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Originally published Tuesday, April 16, 2013 at 8:49 PM

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Lawmakers may let local voters decide on measures for transit, highways

Snohomish and King County residents could find themselves voting on new taxes to support public transit, under new state proposals.

Seattle Times transportation reporter

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A new transportation plan proposed by House Democrats would let King County voters impose a steep car-tab tax for transit and roads, while urban Snohomish County might vote on higher sales taxes for bus service.

King County Metro Transit has said it will cancel 65 routes and reduce service on 85 others without new sources of money. Some county roads are reverting to gravel.

Community Transit in Snohomish County canceled Sunday service in 2010 and reduced local weekday trips after the recession, when sales-tax revenue dipped. Agency leaders want to restore lost service.

In both counties, tax increases would require approval of voters, according to the plan released Tuesday by House Transportation Committee Chairwoman Judy Clibborn, D-Mercer Island.

The local taxes would be in addition to a proposed 10 cents-a-gallon increase in gasoline taxes and higher car-tab fees that would finance state highway projects.

King County would consider a car-tab tax of as much as $150 per $10,000 of vehicle value, of which 60 percent would go to transit and 40 percent to roads and streets.

That translates to $86 million each year for buses, said Kevin Desmond, Metro general manager. About $75 million would prevent operating shortfalls, leaving some $11 million to add trips on popular routes.

Clibborn’s plan also would help bus riders in West Seattle, Burien and White Center. The state would contribute $17 million to sustain Metro bus hours that were added to help reduce traffic congestion caused by Highway 99 construction, until early 2016.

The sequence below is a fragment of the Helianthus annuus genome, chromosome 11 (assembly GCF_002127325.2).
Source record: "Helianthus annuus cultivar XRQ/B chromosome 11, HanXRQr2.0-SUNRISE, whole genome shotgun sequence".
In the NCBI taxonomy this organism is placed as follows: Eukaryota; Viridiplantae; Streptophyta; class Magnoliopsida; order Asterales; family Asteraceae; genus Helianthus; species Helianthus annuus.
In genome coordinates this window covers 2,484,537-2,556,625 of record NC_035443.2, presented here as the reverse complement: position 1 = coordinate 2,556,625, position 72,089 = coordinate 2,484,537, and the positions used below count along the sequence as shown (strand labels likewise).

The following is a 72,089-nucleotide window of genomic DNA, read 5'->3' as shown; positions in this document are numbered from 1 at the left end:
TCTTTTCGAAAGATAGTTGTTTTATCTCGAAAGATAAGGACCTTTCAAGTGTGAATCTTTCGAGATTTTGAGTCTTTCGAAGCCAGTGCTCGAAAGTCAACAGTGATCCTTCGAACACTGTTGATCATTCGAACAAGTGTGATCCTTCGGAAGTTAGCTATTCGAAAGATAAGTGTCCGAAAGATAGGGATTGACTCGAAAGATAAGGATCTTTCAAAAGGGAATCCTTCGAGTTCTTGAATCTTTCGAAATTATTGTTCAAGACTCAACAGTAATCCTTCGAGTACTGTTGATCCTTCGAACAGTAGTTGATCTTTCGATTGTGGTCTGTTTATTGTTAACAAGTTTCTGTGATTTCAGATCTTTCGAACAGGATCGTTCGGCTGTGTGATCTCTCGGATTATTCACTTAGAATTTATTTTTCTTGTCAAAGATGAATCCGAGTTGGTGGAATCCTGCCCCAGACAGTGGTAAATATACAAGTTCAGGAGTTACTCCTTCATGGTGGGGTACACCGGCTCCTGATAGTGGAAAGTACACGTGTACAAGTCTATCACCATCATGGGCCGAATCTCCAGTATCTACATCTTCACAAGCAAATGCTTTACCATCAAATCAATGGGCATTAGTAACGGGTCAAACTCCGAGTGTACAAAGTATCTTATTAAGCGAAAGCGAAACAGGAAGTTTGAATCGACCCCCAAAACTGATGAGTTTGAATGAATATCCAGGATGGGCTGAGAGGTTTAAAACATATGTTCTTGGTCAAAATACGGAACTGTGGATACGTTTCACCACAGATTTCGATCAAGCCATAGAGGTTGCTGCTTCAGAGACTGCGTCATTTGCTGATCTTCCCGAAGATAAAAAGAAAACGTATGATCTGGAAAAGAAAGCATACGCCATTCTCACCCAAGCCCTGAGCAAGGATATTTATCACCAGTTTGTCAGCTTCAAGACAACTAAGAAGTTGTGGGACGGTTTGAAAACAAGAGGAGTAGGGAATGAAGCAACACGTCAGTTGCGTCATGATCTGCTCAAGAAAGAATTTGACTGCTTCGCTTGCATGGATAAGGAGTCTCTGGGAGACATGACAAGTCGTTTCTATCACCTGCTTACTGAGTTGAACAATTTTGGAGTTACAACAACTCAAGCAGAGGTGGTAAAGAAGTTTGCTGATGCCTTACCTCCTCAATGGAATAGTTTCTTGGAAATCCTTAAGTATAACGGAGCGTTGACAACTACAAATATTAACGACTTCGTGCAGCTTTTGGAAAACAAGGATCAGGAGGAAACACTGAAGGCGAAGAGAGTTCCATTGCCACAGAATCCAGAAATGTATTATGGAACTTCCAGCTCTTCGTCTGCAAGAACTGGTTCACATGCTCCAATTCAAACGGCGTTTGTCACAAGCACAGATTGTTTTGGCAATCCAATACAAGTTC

Ridership there has grown in the past two years, to about 24,000 daily boardings, says Metro’s “Keeping Seattle Moving” communiqué.

Tuesday’s proposal creates a dilemma for boosters: Depending on what the Legislature does, the statewide highway plan could appear on the ballot alongside county requests for local taxes.

“It becomes a tough issue for the general public to understand,” said Desmond. He acknowledged the county wanted the option of elected council members enacting a tax themselves.

Senate Transportation Committee Co-Chair Curtis King, R-Yakima, insisted on letting voters decide.

“My view is that they need to go to a vote of the people. That’s my first concern,” King said in an interview this month.

In Snohomish County, Community Transit could ask voters to raise its current sales tax of 9 cents per $10 purchase by as much as 3 cents more.

“The main thing is having the ability to make the case to our community for increased transit funding,” spokesman Martin Munguia said.

King County Metro will lose a $20 yearly car-tab fee that expires in mid-2014, as Highway 99 bus contributions run out and Metro spends down its previous $100 million surplus.

Those sources of money, along with fare increases totaling $1 since 2008, have averted big cuts at Metro so far.

Mike Lindblom: 206-515-5631 or mlindblom@seattletimes.com. On Twitter @mikelindblom

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